How A.I. Is Finding New Cures in Old Drugs
In the elegant quiet of the café at the Church of Sweden, a narrow Gothic-style building in Midtown Manhattan, Daniel Cohen is taking a break from explaining genetics. He moves toward the creaky piano positioned near the front door, sits down, and plays a flowing, flawless rendition of “Over the Rainbow.”
If human biology is the scientific equivalent of a complicated score, Cohen has learned how to navigate it like a virtuoso. Cohen was the driving force behind Généthon, the French laboratory that in December 1993 produced the first-ever “map” of the human genome. He essentially introduced Big Data and automation to the study of genomics, as he and his team demonstrated for the first time that it was possible to use super-fast computing to speed up the processing of DNA samples.
Scientists worldwide have built on Cohen’s insights, and Cohen himself, an MD with a Ph.D. in immunology, has gone on to success as a researcher and pharma executive. But a quarter-century later, genomics has yielded few of the kinds of paradigm-changing medical breakthroughs that many of its early innovators hoped for. Today, as chief executive and founder of Paris-based drug startup Pharnext, Cohen is striving to understand why that rainbow hasn’t led to a pot of gold.
“Any protein in the body has many different functions, not only one,” he says, returning from the piano to talk with me, “just as you are a person who has many functions in the population, not just one.” The phenomenon Cohen is describing is “pleiotropy,” the capacity of a single gene to have multiple, seemingly unrelated effects. It is one of the complexities of disease that has repeatedly frustrated medical researchers in their quest for therapies for the most stubborn illnesses.
Cohen not only appreciates pleiotropy’s significance: He believes that Pharnext and other drugmakers may soon exploit it—with a powerful boost from artificial intelligence. By embracing the body’s complexity, and by using A.I. to more methodically analyze and map the way the chain reactions of disease sweep through the body, he hopes to develop combinations of drugs tuned to attack a plethora of medical conditions.
In theory, with repurposing “you don’t need to design new drugs,” says Cohen. “With 50 drugs, we can treat everything.”
Cohen and his team are also applying A.I. to search for therapies that leverage “repurposing”—combining existing drugs in ways that give them therapeutic powers that each lacks in isolation. Their long-term goal is a drug pipeline that is far more efficient than Big Pharma’s notoriously slow R&D departments—streamlined by machine learning. Cohen’s sleepy gaze widens with enthusiasm when he describes how it’s all coming along. “Très bien,” he says. “Très économique.”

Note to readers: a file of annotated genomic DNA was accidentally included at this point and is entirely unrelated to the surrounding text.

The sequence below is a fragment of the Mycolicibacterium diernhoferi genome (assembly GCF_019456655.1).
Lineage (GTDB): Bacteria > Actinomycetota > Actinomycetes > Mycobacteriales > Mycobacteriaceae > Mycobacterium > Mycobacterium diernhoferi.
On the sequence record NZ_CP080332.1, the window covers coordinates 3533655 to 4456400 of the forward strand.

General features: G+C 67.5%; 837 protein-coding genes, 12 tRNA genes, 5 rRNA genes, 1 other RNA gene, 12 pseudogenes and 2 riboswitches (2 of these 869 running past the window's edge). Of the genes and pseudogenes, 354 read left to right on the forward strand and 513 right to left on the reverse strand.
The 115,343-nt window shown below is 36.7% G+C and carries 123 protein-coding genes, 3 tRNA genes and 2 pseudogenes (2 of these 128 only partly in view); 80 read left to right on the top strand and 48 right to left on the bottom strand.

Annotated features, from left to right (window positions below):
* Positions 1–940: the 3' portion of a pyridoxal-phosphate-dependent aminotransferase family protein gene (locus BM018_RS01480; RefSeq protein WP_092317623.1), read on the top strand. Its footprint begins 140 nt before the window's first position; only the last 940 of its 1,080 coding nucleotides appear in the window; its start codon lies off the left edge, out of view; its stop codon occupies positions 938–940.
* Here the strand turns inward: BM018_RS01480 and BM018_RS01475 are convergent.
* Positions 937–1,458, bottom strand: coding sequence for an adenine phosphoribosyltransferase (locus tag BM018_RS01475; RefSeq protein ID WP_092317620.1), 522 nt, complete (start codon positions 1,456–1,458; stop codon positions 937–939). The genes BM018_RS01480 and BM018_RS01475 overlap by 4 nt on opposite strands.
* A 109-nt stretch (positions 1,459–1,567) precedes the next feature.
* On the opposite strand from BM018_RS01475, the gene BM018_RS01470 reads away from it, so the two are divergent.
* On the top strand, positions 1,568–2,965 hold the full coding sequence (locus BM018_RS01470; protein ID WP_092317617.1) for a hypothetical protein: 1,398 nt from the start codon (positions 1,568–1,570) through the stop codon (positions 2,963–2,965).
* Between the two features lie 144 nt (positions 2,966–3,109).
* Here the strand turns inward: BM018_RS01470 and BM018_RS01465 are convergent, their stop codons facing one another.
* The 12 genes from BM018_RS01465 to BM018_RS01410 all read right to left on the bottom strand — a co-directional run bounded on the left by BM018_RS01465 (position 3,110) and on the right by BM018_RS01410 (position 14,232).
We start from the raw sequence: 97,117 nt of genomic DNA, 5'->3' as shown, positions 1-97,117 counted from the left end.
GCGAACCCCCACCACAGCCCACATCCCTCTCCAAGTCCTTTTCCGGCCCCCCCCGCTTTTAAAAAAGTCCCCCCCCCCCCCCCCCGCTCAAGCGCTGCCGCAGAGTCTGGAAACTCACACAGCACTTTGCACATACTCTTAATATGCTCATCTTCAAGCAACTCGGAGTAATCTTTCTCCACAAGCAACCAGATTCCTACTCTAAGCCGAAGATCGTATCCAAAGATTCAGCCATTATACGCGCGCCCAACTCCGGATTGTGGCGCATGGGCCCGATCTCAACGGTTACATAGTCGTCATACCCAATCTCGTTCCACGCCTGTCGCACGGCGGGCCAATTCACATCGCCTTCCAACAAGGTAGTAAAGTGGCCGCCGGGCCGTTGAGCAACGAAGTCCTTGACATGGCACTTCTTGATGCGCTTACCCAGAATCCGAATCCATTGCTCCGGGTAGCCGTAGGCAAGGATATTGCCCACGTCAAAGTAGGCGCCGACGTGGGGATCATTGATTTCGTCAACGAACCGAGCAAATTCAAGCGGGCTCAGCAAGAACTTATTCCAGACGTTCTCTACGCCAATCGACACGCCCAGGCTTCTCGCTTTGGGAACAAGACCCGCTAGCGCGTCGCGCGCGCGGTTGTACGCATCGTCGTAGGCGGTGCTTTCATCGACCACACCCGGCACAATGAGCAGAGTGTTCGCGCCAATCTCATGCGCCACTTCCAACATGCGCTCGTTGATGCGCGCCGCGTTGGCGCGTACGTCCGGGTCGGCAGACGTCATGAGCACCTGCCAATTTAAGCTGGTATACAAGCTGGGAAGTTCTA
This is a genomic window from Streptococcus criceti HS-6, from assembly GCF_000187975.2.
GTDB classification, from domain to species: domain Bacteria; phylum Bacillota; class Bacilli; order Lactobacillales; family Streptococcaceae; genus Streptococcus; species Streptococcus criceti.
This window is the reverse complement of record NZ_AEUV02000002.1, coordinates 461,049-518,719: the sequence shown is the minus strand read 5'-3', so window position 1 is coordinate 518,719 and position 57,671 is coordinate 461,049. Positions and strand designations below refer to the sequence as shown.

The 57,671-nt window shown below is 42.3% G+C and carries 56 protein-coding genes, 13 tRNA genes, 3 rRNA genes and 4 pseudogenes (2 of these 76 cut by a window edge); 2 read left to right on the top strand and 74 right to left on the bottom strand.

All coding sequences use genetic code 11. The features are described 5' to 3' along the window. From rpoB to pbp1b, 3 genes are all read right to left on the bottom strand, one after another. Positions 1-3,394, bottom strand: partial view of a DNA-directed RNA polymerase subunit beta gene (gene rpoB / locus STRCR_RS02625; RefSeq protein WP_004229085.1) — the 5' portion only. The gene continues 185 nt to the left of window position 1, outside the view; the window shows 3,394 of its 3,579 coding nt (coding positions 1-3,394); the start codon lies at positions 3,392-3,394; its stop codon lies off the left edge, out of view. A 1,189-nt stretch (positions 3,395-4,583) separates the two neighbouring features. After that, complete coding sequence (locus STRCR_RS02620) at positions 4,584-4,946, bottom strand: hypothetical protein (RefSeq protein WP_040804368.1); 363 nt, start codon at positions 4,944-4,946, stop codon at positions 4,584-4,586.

Running in the same race as Pharnext are companies ranging from giants like Google and IBM to startups such as Insilico Medicine, Recursion Pharmaceuticals, and BenevolentAI. All are deeply invested in the tools of A.I., using them to analyze millions of examples of drug and patient data and tease out patterns of significance. But Pharnext, founded in 2007, predates most of those competitors by several years—and has a longer head start when one factors in Cohen’s decades of earlier research in genomics and pleiotropy.
And perhaps most important, Pharnext’s application of A.I. to medical problems over the course of more than a decade has finally reached a critical inflection point. In October, Pharnext reported positive results for a Phase III trial in humans of one of its drug combinations. The compound is PXT3003, a treatment for a neurodegenerative condition called Charcot-Marie-Tooth disease (CMT), a rare disorder for which no cure has been found. The primary cause of CMT is duplication of a single gene, but a whole cascade of bad things ensues “downstream” from that mutation. Schwann cells, which protect nerves, regress into stem cells that don’t do their job. Axons in the nerves begin to die off. Muscles can’t be controlled, and they shrink as a consequence.
According to Pharnext, its Phase III results (which have not yet been peer-reviewed) showed CMT not merely stabilizing under PXT3003 but also being reversed, as cells began regenerating. Previous treatments, Cohen says, had managed only to slow patients’ decline. Under PXT3003, patients showed statistically significant improvement on two measures of disability. Based on those results, in February the U.S. Food and Drug Administration granted Pharnext “fast track” status for that therapy—an accelerated review process, awarded only when the agency thinks a drug demonstrates “superior effectiveness” in treating a serious disease.